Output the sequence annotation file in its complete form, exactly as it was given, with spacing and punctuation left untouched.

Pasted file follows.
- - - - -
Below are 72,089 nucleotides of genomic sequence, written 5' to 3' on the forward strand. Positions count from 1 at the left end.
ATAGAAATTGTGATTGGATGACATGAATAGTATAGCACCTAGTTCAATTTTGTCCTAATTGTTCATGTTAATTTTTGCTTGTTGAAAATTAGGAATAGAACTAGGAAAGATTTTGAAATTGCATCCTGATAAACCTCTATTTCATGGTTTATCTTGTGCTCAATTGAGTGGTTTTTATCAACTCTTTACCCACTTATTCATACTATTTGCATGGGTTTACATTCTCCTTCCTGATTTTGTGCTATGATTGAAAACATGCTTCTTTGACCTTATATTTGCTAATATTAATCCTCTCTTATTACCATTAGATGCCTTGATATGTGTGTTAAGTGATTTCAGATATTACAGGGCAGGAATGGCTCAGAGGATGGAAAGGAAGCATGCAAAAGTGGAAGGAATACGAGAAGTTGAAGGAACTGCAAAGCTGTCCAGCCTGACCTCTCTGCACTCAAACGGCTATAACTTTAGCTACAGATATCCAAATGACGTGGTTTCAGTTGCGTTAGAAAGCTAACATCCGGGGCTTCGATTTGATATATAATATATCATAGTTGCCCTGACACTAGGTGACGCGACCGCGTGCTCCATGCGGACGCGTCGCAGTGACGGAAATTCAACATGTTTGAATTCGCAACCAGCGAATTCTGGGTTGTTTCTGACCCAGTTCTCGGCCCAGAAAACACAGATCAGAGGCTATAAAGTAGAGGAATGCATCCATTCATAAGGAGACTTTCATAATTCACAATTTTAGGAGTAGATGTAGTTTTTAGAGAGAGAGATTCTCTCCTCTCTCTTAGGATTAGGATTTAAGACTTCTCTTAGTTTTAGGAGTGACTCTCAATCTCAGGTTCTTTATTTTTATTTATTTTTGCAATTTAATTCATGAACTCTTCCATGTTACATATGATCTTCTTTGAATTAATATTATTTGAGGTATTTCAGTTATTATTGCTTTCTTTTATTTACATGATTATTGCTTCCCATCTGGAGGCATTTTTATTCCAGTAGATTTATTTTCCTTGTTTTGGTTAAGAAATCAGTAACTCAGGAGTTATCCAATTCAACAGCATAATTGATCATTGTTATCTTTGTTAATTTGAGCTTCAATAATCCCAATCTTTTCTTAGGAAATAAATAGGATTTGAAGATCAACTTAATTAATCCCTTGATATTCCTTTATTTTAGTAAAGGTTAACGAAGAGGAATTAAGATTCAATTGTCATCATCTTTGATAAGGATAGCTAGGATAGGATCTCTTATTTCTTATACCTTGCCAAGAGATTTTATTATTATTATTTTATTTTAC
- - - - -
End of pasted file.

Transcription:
Below are 72,089 nucleotides of genomic sequence, written 5' to 3' on the forward strand. Positions count from 1 at the left end.
ATAGAAATTGTGATTGGATGACATGAATAGTATAGCACCTAGTTCAATTTTGTCCTAATTGTTCATGTTAATTTTTGCTTGTTGAAAATTAGGAATAGAACTAGGAAAGATTTTGAAATTGCATCCTGATAAACCTCTATTTCATGGTTTATCTTGTGCTCAATTGAGTGGTTTTTATCAACTCTTTACCCACTTATTCATACTATTTGCATGGGTTTACATTCTCCTTCCTGATTTTGTGCTATGATTGAAAACATGCTTCTTTGACCTTATATTTGCTAATATTAATCCTCTCTTATTACCATTAGATGCCTTGATATGTGTGTTAAGTGATTTCAGATATTACAGGGCAGGAATGGCTCAGAGGATGGAAAGGAAGCATGCAAAAGTGGAAGGAATACGAGAAGTTGAAGGAACTGCAAAGCTGTCCAGCCTGACCTCTCTGCACTCAAACGGCTATAACTTTAGCTACAGATATCCAAATGACGTGGTTTCAGTTGCGTTAGAAAGCTAACATCCGGGGCTTCGATTTGATATATAATATATCATAGTTGCCCTGACACTAGGTGACGCGACCGCGTGCTCCATGCGGACGCGTCGCAGTGACGGAAATTCAACATGTTTGAATTCGCAACCAGCGAATTCTGGGTTGTTTCTGACCCAGTTCTCGGCCCAGAAAACACAGATCAGAGGCTATAAAGTAGAGGAATGCATCCATTCATAAGGAGACTTTCATAATTCACAATTTTAGGAGTAGATGTAGTTTTTAGAGAGAGAGATTCTCTCCTCTCTCTTAGGATTAGGATTTAAGACTTCTCTTAGTTTTAGGAGTGACTCTCAATCTCAGGTTCTTTATTTTTATTTATTTTTGCAATTTAATTCATGAACTCTTCCATGTTACATATGATCTTCTTTGAATTAATATTATTTGAGGTATTTCAGTTATTATTGCTTTCTTTTATTTACATGATTATTGCTTCCCATCTGGAGGCATTTTTATTCCAGTAGATTTATTTTCCTTGTTTTGGTTAAGAAATCAGTAACTCAGGAGTTATCCAATTCAACAGCATAATTGATCATTGTTATCTTTGTTAATTTGAGCTTCAATAATCCCAATCTTTTCTTAGGAAATAAATAGGATTTGAAGATCAACTTAATTAATCCCTTGATATTCCTTTATTTTAGTAAAGGTTAACGAAGAGGAATTAAGATTCAATTGTCATCATCTTTGATAAGGATAGCTAGGATAGGATCTCTTATTTCTTATACCTTGCCAAGAGATTTTATTATTATTATTTTATTTTAC